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NCJ Number: 93187 Find in a Library
Title: Death-Qualified Jury and the Defense of Insanity
Journal: Law and Human Behavior  Volume:8  Issue:1/2  Dated:(June 1984)  Pages:81-93
Author(s): P C Ellsworth; R M Bukaty; C L Cowan; W C Thompson
Date Published: 1984
Page Count: 13
Format: Article
Language: English
Country: United States of America
Annotation: The process of death qualification of a jury undermines one of the most important defenses available to the mentally ill: the insanity defense.
Abstract: Thirty-five adults eligible for jury duty in California were used to test the hypothesis that people who are excluded from serving on juries in capital cases because of their opposition to the death penalty tend to place a greater value on the preservation of due process guarantees than on efficient crime control, and therefore are more likely to accept an insanity defense in criminal cases than are people who are permitted to serve on capital juries. Subjects who had previously been classified as death qualified or excludable read four summaries of cases in which the defendant entered a plea of insanity, and made judgments of guilt or innocence. In the two cases involving nonorganic disorders (schizophrenia), death-qualified subjects were significantly more likely than excludable subjects to vote for a guilty verdict. In the two cases involving organic disorders (mental retardation and psychomotor epilepsy), no differences existed between the two groups. In addition, excludable subjects gave significantly higher estimates than death-qualified subjects of the proportion of defendants pleading insanity who 'really are' insane. A bibliography, one reference note, and a list of 17 references are included. (Author abstract modified)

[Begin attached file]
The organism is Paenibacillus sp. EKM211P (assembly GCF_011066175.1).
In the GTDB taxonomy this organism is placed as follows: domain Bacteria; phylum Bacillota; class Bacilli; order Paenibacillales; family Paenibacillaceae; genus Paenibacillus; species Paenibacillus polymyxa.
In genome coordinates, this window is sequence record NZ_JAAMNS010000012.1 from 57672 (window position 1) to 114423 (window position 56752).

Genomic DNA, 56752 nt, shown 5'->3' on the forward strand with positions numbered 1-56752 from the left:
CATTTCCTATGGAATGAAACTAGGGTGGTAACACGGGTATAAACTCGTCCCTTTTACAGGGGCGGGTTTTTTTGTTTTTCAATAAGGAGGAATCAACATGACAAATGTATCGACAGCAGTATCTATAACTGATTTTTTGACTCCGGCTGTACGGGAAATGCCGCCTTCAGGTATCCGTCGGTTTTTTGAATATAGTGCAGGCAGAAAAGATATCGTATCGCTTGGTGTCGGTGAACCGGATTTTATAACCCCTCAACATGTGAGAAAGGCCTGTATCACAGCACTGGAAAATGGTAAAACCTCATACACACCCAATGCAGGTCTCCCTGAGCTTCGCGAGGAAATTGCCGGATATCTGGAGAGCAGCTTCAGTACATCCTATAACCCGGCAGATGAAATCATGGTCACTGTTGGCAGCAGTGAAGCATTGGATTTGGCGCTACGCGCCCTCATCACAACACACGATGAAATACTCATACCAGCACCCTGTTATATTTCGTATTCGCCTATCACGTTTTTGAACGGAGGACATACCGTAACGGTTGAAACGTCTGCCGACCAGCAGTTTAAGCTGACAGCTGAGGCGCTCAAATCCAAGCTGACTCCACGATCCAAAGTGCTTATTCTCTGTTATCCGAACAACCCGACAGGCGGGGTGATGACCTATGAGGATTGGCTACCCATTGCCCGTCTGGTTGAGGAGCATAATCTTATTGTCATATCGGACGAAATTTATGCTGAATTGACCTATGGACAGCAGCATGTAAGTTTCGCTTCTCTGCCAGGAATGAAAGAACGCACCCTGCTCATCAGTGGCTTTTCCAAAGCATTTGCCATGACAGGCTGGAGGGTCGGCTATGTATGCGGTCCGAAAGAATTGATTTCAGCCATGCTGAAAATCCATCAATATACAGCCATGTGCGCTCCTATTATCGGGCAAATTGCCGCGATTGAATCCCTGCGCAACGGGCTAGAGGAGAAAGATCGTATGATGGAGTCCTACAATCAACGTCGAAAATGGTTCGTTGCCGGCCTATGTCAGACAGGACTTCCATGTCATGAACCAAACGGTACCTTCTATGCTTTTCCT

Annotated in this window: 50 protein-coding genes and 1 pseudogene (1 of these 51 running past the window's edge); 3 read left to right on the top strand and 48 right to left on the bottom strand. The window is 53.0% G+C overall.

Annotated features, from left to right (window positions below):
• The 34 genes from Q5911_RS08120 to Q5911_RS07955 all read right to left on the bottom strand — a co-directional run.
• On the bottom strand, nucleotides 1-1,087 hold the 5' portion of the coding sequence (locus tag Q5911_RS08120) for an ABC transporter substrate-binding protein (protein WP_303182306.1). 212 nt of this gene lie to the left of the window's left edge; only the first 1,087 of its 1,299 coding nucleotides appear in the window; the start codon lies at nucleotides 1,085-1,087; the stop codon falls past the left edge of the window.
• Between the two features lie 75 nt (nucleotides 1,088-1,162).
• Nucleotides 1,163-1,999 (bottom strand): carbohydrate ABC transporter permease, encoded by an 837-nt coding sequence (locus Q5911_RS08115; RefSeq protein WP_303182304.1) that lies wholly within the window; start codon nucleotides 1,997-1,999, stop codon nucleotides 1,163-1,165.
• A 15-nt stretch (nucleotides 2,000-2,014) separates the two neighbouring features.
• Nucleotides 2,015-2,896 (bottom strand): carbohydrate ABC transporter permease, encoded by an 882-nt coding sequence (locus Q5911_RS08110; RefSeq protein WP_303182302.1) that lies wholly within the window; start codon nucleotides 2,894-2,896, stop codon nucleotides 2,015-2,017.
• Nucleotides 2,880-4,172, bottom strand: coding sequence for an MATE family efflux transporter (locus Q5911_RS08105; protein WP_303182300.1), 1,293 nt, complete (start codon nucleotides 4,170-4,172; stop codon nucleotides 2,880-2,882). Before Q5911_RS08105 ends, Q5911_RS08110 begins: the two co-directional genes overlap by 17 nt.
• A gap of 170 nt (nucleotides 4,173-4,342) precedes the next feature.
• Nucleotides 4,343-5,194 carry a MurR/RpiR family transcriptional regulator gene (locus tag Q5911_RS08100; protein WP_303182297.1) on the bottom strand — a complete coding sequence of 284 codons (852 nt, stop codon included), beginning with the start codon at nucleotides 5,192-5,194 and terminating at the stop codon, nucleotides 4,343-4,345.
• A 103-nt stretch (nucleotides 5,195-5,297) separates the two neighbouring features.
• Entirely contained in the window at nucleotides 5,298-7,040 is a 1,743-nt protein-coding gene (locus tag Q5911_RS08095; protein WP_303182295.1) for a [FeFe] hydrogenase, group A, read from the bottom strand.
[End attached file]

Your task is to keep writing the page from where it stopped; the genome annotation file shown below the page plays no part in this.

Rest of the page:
Index Term(s): California; Capital punishment; Insanity defense; Juror characteristics; Jury decisionmaking; Jury selection
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